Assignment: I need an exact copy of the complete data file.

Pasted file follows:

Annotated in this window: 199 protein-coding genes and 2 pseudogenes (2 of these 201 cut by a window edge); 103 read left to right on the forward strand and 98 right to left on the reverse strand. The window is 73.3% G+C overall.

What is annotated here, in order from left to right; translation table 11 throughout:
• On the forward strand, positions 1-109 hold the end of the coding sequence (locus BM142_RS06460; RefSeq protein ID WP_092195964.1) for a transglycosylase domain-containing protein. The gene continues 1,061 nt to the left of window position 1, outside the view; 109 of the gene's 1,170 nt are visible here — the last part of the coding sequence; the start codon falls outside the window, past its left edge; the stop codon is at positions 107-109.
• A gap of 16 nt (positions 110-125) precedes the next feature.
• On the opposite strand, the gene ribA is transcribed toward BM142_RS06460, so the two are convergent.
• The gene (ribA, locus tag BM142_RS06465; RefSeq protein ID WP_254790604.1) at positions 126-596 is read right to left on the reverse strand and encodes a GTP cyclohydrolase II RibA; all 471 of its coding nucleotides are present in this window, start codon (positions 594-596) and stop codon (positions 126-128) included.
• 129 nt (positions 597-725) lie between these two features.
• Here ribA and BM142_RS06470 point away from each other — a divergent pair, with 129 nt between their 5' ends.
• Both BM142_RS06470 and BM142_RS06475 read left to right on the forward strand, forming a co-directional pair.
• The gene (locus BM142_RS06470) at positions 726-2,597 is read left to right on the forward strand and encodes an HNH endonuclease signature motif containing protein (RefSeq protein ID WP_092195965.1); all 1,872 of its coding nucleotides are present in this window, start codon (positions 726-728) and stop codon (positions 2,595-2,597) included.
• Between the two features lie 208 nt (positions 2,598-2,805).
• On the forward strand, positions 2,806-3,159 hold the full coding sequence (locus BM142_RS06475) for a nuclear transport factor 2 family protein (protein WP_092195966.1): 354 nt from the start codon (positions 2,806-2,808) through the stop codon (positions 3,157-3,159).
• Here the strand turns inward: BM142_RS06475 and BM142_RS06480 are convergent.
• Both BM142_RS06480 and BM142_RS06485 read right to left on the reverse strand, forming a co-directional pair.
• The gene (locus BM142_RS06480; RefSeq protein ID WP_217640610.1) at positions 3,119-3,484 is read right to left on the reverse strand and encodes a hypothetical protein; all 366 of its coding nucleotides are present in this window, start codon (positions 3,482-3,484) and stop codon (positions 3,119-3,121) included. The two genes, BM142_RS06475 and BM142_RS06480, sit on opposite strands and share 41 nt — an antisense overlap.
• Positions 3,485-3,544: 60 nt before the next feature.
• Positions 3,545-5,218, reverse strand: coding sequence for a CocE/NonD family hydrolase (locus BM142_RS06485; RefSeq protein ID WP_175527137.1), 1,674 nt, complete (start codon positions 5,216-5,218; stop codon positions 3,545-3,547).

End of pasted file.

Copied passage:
Annotated in this window: 199 protein-coding genes and 2 pseudogenes (2 of these 201 cut by a window edge); 103 read left to right on the forward strand and 98 right to left on the reverse strand. The window is 73.3% G+C overall.

What is annotated here, in order from left to right; translation table 11 throughout:
• On the forward strand, positions 1-109 hold the end of the coding sequence (locus BM142_RS06460; RefSeq protein ID WP_092195964.1) for a transglycosylase domain-containing protein. The gene continues 1,061 nt to the left of window position 1, outside the view; 109 of the gene's 1,170 nt are visible here — the last part of the coding sequence; the start codon falls outside the window, past its left edge; the stop codon is at positions 107-109.
• A gap of 16 nt (positions 110-125) precedes the next feature.
• On the opposite strand, the gene ribA is transcribed toward BM142_RS06460, so the two are convergent.
• The gene (ribA, locus tag BM142_RS06465; RefSeq protein ID WP_254790604.1) at positions 126-596 is read right to left on the reverse strand and encodes a GTP cyclohydrolase II RibA; all 471 of its coding nucleotides are present in this window, start codon (positions 594-596) and stop codon (positions 126-128) included.
• 129 nt (positions 597-725) lie between these two features.
• Here ribA and BM142_RS06470 point away from each other — a divergent pair, with 129 nt between their 5' ends.
• Both BM142_RS06470 and BM142_RS06475 read left to right on the forward strand, forming a co-directional pair.
• The gene (locus BM142_RS06470) at positions 726-2,597 is read left to right on the forward strand and encodes an HNH endonuclease signature motif containing protein (RefSeq protein ID WP_092195965.1); all 1,872 of its coding nucleotides are present in this window, start codon (positions 726-728) and stop codon (positions 2,595-2,597) included.
• Between the two features lie 208 nt (positions 2,598-2,805).
• On the forward strand, positions 2,806-3,159 hold the full coding sequence (locus BM142_RS06475) for a nuclear transport factor 2 family protein (protein WP_092195966.1): 354 nt from the start codon (positions 2,806-2,808) through the stop codon (positions 3,157-3,159).
• Here the strand turns inward: BM142_RS06475 and BM142_RS06480 are convergent.
• Both BM142_RS06480 and BM142_RS06485 read right to left on the reverse strand, forming a co-directional pair.
• The gene (locus BM142_RS06480; RefSeq protein ID WP_217640610.1) at positions 3,119-3,484 is read right to left on the reverse strand and encodes a hypothetical protein; all 366 of its coding nucleotides are present in this window, start codon (positions 3,482-3,484) and stop codon (positions 3,119-3,121) included. The two genes, BM142_RS06475 and BM142_RS06480, sit on opposite strands and share 41 nt — an antisense overlap.
• Positions 3,485-3,544: 60 nt before the next feature.
• Positions 3,545-5,218, reverse strand: coding sequence for a CocE/NonD family hydrolase (locus BM142_RS06485; RefSeq protein ID WP_175527137.1), 1,674 nt, complete (start codon positions 5,216-5,218; stop codon positions 3,545-3,547).